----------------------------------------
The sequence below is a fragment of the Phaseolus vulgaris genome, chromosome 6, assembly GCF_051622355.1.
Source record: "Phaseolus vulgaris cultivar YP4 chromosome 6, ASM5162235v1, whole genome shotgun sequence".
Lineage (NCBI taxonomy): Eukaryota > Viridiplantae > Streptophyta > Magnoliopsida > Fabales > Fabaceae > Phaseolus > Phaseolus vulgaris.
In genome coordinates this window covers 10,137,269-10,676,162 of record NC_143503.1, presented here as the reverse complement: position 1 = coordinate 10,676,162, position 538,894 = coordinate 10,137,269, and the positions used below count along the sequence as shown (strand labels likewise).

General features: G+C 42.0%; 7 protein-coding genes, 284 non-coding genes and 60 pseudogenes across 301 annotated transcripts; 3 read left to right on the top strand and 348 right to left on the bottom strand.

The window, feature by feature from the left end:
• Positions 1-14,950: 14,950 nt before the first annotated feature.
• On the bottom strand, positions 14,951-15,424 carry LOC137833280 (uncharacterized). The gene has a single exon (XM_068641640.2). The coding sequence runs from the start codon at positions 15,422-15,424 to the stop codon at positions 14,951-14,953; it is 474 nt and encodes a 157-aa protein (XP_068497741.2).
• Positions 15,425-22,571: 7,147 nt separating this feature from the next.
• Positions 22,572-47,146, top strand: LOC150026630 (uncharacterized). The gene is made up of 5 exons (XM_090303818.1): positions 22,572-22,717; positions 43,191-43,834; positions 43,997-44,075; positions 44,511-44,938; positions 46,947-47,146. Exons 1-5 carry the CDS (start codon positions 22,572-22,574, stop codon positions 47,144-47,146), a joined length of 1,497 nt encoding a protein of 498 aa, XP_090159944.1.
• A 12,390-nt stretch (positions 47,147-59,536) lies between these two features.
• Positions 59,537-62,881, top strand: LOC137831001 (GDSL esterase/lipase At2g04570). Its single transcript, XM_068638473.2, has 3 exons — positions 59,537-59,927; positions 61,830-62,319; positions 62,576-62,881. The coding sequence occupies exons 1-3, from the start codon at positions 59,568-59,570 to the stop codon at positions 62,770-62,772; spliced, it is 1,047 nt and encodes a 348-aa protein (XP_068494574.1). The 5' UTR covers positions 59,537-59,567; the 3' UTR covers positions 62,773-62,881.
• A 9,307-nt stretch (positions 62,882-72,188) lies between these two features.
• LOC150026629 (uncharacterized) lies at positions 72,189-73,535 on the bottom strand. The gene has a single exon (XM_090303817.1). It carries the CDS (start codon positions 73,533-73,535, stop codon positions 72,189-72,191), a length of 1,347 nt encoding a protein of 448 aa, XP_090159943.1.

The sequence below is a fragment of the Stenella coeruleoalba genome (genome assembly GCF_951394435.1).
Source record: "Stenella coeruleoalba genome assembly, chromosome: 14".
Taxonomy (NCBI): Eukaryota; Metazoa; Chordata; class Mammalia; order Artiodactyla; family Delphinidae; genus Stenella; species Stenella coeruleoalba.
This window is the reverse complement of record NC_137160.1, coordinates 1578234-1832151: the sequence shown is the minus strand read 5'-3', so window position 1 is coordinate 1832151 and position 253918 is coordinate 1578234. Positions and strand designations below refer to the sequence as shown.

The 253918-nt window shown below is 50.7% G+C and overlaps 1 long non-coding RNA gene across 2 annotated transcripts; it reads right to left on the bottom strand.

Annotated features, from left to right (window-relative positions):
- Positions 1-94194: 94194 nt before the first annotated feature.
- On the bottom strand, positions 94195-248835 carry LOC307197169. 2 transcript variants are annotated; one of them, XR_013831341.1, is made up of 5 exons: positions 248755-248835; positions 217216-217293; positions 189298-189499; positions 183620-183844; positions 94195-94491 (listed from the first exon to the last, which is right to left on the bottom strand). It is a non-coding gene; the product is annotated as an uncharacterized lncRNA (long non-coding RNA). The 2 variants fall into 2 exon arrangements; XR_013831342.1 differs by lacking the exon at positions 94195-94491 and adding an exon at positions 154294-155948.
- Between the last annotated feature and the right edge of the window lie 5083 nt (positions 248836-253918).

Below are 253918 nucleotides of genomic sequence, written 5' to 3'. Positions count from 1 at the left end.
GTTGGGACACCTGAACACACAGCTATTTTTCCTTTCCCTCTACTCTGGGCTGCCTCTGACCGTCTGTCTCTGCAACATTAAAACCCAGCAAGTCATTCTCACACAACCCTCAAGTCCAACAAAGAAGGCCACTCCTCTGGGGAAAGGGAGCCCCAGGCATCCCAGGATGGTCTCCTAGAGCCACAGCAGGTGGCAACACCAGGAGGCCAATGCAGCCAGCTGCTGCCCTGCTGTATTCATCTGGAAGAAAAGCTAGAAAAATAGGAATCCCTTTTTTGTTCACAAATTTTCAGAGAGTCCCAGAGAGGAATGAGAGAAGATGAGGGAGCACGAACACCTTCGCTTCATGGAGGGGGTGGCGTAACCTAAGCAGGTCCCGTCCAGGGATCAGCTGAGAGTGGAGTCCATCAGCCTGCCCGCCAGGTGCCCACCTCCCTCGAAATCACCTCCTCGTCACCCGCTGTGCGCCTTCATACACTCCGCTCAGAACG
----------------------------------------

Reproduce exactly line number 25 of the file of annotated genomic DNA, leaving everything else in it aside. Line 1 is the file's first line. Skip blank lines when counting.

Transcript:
GTTGGGACACCTGAACACACAGCTATTTTTCCTTTCCCTCTACTCTGGGCTGCCTCTGACCGTCTGTCTCTGCAACATTAAAACCCAGCAAGTCATTCTCACACAACCCTCAAGTCCAACAAAGAAGGCCACTCCTCTGGGGAAAGGGAGCCCCAGGCATCCCAGGATGGTCTCCTAGAGCCACAGCAGGTGGCAACACCAGGAGGCCAATGCAGCCAGCTGCTGCCCTGCTGTATTCATCTGGAAGAAAAGCTAGAAAAATAGGAATCCCTTTTTTGTTCACAAATTTTCAGAGAGTCCCAGAGAGGAATGAGAGAAGATGAGGGAGCACGAACACCTTCGCTTCATGGAGGGGGTGGCGTAACCTAAGCAGGTCCCGTCCAGGGATCAGCTGAGAGTGGAGTCCATCAGCCTGCCCGCCAGGTGCCCACCTCCCTCGAAATCACCTCCTCGTCACCCGCTGTGCGCCTTCATACACTCCGCTCAGAACG